Joseph Mallord William Turner

Studies of Plants, and List of Historical Subjects (Inscription by Turner)


In Tate Britain

Prints and Drawings Room

View by appointment
Joseph Mallord William Turner 1775–1851
Graphite on paper
Support: 226 × 294 mm
Accepted by the nation as part of the Turner Bequest 1856

Catalogue entry

Turner’s list reads:
5 Plague
10 Plague
Echo and Nar
Pyramus and Thisbe
Dido and Aeneas
Hero and Leander
This list names historical, biblical and classical subjects used or presumably intended for the Liber Studiorum and inspired by pictures by Nicolas Poussin or perhaps also Richard Wilson. Four subjects were engraved for the Liber while others were painted. Only one, Pyramus and Thisbe, is otherwise unknown. The Fifth Plague of Egypt (Indianapolis Museum of Art, Indiana)1 was exhibited in 1800 and later engraved for the Liber; for the drawing see Tate D08120; Turner Bequest CXVI S. The Tenth Plague of Egypt (Tate N00470)2 was exhibited in 1802 and later engraved for the Liber; for the drawing see Tate D08162; Turner Bequest CXVIII H. The Deluge (Tate N00493)3 may have been exhibited in 1805 and was engraved for but not published in the Liber; for the drawing see Tate D08178; Turner Bequest CXVIII X. Narcissus and Echo (Tate T03869; displayed at Petworth House)4 was exhibited in 1804 and reproduced in a soft-ground etching by Turner himself, presumably with the Liber in mind. Dido and Aeneas (Tate N00494)5 was not exhibited until 1814 but is seen in the planning in the earlier Studies for Pictures: Isleworth and Hesperides 1 sketchbooks (Tate D05520; Turner Bequest XC 21; D05773–D05778; Turner Bequest XCIII 4a, 5, 5a–7). The Parting of Hero and Leander – from the Greek of Musaeus (National Gallery, London)6 was only exhibited in 1837 but had an even longer gestation, reaching back to the Calais Pier sketchbook (Tate D04959; Turner Bequest LXXXI 57). Neither of these last subjects was used for the Liber.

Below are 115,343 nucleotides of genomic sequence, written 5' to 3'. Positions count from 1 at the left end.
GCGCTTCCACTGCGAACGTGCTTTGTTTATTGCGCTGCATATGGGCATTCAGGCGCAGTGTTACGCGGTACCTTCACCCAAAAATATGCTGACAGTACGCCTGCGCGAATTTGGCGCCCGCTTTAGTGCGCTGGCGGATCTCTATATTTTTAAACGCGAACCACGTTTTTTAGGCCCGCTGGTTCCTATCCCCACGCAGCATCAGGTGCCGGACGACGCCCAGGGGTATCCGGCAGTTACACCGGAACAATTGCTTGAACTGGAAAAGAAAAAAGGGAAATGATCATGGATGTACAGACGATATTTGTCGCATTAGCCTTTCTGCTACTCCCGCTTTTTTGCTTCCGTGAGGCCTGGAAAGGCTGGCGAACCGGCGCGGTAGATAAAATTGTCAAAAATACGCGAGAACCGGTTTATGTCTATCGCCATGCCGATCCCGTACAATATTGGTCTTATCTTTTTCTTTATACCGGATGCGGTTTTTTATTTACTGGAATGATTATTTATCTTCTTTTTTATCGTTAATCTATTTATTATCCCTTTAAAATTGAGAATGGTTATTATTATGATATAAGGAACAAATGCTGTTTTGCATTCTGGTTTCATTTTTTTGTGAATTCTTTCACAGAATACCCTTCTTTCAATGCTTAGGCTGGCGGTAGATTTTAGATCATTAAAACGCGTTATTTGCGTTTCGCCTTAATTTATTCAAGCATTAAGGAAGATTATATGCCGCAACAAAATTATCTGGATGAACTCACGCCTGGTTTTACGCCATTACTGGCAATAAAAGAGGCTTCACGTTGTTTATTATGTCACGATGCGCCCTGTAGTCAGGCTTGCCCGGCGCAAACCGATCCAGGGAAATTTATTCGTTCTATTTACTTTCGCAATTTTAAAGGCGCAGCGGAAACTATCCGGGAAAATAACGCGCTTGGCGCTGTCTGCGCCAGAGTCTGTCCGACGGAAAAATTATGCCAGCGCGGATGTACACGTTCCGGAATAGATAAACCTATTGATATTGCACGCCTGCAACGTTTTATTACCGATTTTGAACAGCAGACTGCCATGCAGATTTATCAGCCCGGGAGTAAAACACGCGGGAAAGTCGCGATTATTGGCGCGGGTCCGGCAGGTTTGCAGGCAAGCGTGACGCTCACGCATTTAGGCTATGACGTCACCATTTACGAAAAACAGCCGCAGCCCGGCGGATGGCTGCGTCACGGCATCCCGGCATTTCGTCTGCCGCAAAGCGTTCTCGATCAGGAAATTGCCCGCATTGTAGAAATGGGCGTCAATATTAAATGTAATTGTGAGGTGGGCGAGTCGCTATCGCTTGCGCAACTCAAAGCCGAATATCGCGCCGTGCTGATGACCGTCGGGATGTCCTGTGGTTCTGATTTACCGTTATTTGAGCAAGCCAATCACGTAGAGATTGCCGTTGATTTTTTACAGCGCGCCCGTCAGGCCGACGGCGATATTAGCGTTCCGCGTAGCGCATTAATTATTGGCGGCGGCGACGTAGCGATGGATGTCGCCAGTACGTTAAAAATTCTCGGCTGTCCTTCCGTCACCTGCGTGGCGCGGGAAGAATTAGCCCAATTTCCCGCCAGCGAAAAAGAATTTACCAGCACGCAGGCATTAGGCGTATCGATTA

While Turner’s interest in Poussin and Wilson stretched back some years, and in Poussin’s case especially to his visit to the Louvre in 1802, it could have been reinforced in 1808 by Richard Colt Hoare who owned examples of both artists’ work. Moreover Turner’s tour into North Wales that summer (see Introduction to the sketchbook) could have taken him to Wynnstay where, on an earlier visit, he had drawn Poussin’s Landscape with a Snake (National Gallery, London) in the collection of Sir Watkyn Williams Wynn; see the Dolbadarn sketchbook which contains both a sketch of Poussin’s picture and one for The Fifth Plague (Tate D02165, D02114; Turner Bequest XLVI 114a, 79).

David Blayney Brown
May 2010

Martin Butlin and Evelyn Joll, The Paintings of J.M.W. Turner, revised ed., New Haven and London 1984, pp.10–11 no.13 (pl.10).
Ibid., pp.17–18 no.17 (pl.13).
Ibid., pp.43–4 no.55 (pl.65).
Ibid., pp.41–3 no.53 (pl.63).
Ibid., pp.92–3 no.129 (pl.153).
Ibid., pp.221–2 no.370 (pl.374).

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